Apr 27 2018

Prioritizing Sustainability in Research

According to the OECD the world spends about 1.15 trillion dollars a year on research and development. The US spends the most at 0.46 trillion, with China second at 0.41 (but rapidly catching up and likely to exceed the US soon). That is about 2.3% of worldwide GDP. That includes all sources, public and private.

From any perspective, that is a lot of money. It is also a good thing – the world is investing a significant amount of its activity and resources in the future. I don’t know what the optimal percentage for such investment is, and I am sure someone could make a reasonable argument that it should be higher. What I want to discuss here, however, is not how much we invest but how we invest in research. In broad brushstrokes – what should be our research priorities?

If you think about it, where we invest in research essentially determines the path forward that our civilization takes in terms of science and technology. So it’s worth thinking about how that quadrillion plus dollars gets spent.  Right now we have a decentralized R&D infrastructure, with many different facets. There is a lot of “bottom up” research, meaning that individual researchers, companies, labs, and other institutions are determining for themselves what to research based upon their own priorities. There is also some “top down” research in which large funders, mostly governments, determine research priorities through their granting process. There are strengths and weaknesses to a diffuse system like this, but I think overall it’s pretty good. Essentially free-market forces are at work with some nudges here and there.

Private researchers are largely going to prioritize R&D that makes them and their investors money. That’s fine, as this also produces incentives to make things faster, better, cheaper. All governments can do in this situation is look for perverse incentives and mitigate them through regulations. For example, I strongly believe we should not allow industry to simply externalize the costs of their profit-making enterprises. That amounts to a hidden subsidy, and also creates a perverse incentive to externalize costs (for example, by dumping into the environment).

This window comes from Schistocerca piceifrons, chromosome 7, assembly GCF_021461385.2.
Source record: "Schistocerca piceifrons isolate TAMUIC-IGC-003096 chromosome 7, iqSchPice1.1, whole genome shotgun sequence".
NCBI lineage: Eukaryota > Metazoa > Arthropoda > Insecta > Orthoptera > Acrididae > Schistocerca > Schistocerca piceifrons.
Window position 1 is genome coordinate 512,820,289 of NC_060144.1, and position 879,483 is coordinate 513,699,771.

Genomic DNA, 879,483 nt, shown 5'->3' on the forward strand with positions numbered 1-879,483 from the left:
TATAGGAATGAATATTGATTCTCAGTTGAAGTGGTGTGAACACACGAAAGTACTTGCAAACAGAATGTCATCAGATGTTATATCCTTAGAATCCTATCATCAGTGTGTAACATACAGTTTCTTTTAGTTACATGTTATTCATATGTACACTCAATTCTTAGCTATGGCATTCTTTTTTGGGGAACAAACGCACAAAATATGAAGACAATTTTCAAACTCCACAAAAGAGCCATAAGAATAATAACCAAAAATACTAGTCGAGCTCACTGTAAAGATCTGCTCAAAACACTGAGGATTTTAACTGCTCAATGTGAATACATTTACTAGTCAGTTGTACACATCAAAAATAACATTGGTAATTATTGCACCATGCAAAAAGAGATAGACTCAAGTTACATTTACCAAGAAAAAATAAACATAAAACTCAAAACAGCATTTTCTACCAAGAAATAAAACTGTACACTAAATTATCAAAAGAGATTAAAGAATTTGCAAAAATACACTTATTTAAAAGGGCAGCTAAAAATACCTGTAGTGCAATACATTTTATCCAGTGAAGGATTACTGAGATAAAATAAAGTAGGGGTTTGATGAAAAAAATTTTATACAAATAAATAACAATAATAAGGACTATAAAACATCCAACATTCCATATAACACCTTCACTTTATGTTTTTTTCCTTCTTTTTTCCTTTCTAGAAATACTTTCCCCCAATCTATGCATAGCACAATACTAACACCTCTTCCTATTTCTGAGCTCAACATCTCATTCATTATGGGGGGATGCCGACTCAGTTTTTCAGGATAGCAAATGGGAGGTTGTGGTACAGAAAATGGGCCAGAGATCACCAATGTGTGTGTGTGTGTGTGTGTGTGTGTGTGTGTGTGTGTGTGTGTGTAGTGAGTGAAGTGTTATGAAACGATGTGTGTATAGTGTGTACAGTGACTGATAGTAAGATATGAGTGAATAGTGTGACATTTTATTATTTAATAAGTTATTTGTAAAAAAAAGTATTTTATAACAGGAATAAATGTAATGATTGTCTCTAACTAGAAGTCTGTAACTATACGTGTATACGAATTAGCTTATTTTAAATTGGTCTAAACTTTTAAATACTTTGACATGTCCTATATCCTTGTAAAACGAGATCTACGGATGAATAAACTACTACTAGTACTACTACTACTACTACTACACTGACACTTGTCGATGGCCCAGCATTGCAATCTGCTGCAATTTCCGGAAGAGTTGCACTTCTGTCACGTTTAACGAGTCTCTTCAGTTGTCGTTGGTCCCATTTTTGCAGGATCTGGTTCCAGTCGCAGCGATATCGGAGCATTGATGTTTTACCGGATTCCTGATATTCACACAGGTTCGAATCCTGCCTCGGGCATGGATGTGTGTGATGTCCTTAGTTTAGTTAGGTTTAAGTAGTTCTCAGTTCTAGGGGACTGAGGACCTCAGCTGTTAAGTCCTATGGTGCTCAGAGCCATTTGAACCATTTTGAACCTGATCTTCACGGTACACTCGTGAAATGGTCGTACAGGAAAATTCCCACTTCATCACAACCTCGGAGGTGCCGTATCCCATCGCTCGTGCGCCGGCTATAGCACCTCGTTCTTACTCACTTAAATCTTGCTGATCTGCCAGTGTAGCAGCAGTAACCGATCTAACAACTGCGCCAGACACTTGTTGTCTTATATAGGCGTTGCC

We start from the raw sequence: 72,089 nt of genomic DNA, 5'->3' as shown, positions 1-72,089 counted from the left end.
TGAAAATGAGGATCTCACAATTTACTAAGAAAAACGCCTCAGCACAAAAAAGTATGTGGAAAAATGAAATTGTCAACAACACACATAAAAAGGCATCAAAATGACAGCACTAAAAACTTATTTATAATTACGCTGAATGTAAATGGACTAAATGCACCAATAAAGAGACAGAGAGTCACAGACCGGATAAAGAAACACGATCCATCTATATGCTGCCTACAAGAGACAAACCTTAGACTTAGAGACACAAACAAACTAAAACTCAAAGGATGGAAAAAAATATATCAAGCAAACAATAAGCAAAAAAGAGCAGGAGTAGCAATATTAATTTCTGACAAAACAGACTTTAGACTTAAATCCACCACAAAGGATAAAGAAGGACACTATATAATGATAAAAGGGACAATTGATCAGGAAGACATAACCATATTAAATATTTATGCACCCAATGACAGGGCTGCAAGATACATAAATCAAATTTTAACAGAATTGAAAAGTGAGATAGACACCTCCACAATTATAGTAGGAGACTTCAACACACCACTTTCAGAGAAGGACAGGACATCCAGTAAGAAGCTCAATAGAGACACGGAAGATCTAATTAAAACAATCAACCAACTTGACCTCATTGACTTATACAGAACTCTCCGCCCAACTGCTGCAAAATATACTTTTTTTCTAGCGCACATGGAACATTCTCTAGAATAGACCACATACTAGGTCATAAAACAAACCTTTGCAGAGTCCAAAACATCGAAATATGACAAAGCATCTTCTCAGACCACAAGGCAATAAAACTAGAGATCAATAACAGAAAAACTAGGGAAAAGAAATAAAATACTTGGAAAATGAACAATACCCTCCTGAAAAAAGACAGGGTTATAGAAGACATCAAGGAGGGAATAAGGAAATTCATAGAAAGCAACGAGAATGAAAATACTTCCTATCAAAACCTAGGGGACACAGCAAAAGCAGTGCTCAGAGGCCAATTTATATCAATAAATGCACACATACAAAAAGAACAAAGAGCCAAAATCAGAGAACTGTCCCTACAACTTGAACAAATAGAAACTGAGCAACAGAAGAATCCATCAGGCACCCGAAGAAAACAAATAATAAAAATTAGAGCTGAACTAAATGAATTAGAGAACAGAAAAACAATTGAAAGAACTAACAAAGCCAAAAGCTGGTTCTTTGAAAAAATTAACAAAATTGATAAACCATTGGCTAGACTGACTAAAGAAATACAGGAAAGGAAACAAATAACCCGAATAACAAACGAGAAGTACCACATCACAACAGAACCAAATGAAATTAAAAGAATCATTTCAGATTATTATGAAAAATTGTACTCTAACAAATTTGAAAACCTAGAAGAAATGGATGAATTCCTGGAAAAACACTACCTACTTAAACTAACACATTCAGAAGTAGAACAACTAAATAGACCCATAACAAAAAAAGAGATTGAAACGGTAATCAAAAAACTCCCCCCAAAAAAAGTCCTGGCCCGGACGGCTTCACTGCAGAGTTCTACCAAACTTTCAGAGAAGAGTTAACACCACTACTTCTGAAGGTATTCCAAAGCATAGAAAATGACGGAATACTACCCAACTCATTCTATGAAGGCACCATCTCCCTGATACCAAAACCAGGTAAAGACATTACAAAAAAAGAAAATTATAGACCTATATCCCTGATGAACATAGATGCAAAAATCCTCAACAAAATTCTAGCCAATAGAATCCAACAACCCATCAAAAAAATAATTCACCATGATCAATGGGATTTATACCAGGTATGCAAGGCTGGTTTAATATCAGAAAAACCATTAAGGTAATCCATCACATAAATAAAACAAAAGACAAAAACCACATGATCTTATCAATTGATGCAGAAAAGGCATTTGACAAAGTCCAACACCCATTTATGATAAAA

Governments can also give direct incentives to companies for researching things that society may value, but are not very profitable. The first thing that comes to mind is the orphan drug law, which gives pharmaceutical companies incentives to invest in research in rare diseases that would not otherwise be profitable.

And of course governments, but also large charitable organizations, can influence the direction and priority of research through direct funding. This is a way for society to collectively determine research priorities, through our elected officials or by directly contributing to a charity dedicated to a goal you support.

Given all of this, the conversation I would like to see addresses the question of whether or not we are collectively prioritizing cost-effectiveness and sustainability in our research priorities. First let me talk about my own field of medicine.

Rising health care costs are a significant problem in developed countries. According to government statistics:

U.S. health care spending grew 4.3 percent in 2016, reaching $3.3 trillion or $10,348 per person.  As a share of the nation’s Gross Domestic Product, health spending accounted for 17.9 percent.

There are several factors increasing health care costs, including an aging population and increases in obesity, but the largest factor is advancing medical technology. We do more now than we did previously, because we can do more. So essentially the direction of medical research is not sustainable because it is driving up the cost of health care to unsustainable levels. Many countries deal with this problem by simply rationing care. This is a solution that is unlikely to be politically acceptable anytime soon in the US, and also isn’t the optimal solution. Just refusing to deliver high-tech expensive care may save money, but sucks if you are the person being deprived of treatment.

Of course there is room for improvement in efficiency and eliminating waste. But even if we eliminated 100% of waste in medical care, that would only delay the problem, not solve it. We also have to think carefully about how much money we spend in ultimately futile end-of-life care.